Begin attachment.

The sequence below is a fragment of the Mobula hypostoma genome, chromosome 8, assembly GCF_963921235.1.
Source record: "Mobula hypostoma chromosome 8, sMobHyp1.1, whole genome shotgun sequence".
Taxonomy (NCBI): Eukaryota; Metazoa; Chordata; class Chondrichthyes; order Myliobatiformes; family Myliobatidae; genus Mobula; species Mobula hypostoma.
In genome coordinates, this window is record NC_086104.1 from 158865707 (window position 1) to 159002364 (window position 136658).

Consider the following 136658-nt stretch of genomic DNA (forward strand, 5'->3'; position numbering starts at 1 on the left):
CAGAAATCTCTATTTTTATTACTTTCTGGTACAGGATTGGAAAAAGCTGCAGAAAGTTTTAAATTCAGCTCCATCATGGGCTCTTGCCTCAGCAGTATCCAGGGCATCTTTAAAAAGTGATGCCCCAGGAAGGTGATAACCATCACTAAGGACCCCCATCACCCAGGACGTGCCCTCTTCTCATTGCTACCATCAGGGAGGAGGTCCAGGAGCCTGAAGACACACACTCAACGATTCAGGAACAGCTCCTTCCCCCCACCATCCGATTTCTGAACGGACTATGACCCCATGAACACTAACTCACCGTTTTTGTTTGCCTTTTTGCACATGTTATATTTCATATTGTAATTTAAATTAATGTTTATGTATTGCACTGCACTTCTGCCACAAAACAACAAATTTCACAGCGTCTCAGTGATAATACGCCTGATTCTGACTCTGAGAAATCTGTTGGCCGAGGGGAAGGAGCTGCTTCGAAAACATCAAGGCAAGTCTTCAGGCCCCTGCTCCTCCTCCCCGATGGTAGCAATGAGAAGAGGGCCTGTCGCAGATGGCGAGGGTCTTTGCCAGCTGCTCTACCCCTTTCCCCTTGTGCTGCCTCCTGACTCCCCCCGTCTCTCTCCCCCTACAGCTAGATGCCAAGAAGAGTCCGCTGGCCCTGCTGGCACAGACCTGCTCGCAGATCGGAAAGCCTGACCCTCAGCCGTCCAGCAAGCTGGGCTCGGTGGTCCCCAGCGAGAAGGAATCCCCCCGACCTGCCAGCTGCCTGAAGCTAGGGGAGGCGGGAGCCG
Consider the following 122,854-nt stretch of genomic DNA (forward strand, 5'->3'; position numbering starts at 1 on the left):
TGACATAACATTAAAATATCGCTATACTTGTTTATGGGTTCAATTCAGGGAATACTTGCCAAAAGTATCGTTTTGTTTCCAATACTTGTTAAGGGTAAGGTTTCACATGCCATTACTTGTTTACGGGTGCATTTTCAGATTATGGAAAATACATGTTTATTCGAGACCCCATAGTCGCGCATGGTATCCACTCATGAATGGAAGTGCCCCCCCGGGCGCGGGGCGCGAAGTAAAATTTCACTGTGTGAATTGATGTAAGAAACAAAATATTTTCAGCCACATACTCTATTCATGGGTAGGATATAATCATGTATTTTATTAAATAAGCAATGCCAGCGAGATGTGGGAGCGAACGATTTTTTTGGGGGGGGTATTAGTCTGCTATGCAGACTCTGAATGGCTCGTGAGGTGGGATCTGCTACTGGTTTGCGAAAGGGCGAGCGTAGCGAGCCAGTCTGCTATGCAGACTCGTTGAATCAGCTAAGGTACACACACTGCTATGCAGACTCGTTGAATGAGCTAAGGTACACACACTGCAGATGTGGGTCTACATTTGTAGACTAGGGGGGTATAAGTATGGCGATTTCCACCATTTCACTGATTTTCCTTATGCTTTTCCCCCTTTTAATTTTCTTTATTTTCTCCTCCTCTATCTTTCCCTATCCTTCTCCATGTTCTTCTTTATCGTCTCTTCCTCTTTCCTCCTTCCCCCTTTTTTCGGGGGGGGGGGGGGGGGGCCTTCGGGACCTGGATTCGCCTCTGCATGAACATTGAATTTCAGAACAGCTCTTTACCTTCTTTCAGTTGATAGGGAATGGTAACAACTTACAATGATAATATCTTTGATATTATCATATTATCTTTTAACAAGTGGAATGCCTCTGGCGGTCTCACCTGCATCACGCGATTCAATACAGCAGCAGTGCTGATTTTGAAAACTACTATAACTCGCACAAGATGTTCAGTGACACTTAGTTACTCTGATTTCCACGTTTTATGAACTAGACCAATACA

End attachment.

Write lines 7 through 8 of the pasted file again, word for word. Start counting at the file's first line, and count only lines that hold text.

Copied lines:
Consider the following 122,854-nt stretch of genomic DNA (forward strand, 5'->3'; position numbering starts at 1 on the left):
TGACATAACATTAAAATATCGCTATACTTGTTTATGGGTTCAATTCAGGGAATACTTGCCAAAAGTATCGTTTTGTTTCCAATACTTGTTAAGGGTAAGGTTTCACATGCCATTACTTGTTTACGGGTGCATTTTCAGATTATGGAAAATACATGTTTATTCGAGACCCCATAGTCGCGCATGGTATCCACTCATGAATGGAAGTGCCCCCCCGGGCGCGGGGCGCGAAGTAAAATTTCACTGTGTGAATTGATGTAAGAAACAAAATATTTTCAGCCACATACTCTATTCATGGGTAGGATATAATCATGTATTTTATTAAATAAGCAATGCCAGCGAGATGTGGGAGCGAACGATTTTTTTGGGGGGGGTATTAGTCTGCTATGCAGACTCTGAATGGCTCGTGAGGTGGGATCTGCTACTGGTTTGCGAAAGGGCGAGCGTAGCGAGCCAGTCTGCTATGCAGACTCGTTGAATCAGCTAAGGTACACACACTGCTATGCAGACTCGTTGAATGAGCTAAGGTACACACACTGCAGATGTGGGTCTACATTTGTAGACTAGGGGGGTATAAGTATGGCGATTTCCACCATTTCACTGATTTTCCTTATGCTTTTCCCCCTTTTAATTTTCTTTATTTTCTCCTCCTCTATCTTTCCCTATCCTTCTCCATGTTCTTCTTTATCGTCTCTTCCTCTTTCCTCCTTCCCCCTTTTTTCGGGGGGGGGGGGGGGGGGCCTTCGGGACCTGGATTCGCCTCTGCATGAACATTGAATTTCAGAACAGCTCTTTACCTTCTTTCAGTTGATAGGGAATGGTAACAACTTACAATGATAATATCTTTGATATTATCATATTATCTTTTAACAAGTGGAATGCCTCTGGCGGTCTCACCTGCATCACGCGATTCAATACAGCAGCAGTGCTGATTTTGAAAACTACTATAACTCGCACAAGATGTTCAGTGACACTTAGTTACTCTGATTTCCACGTTTTATGAACTAGACCAATACA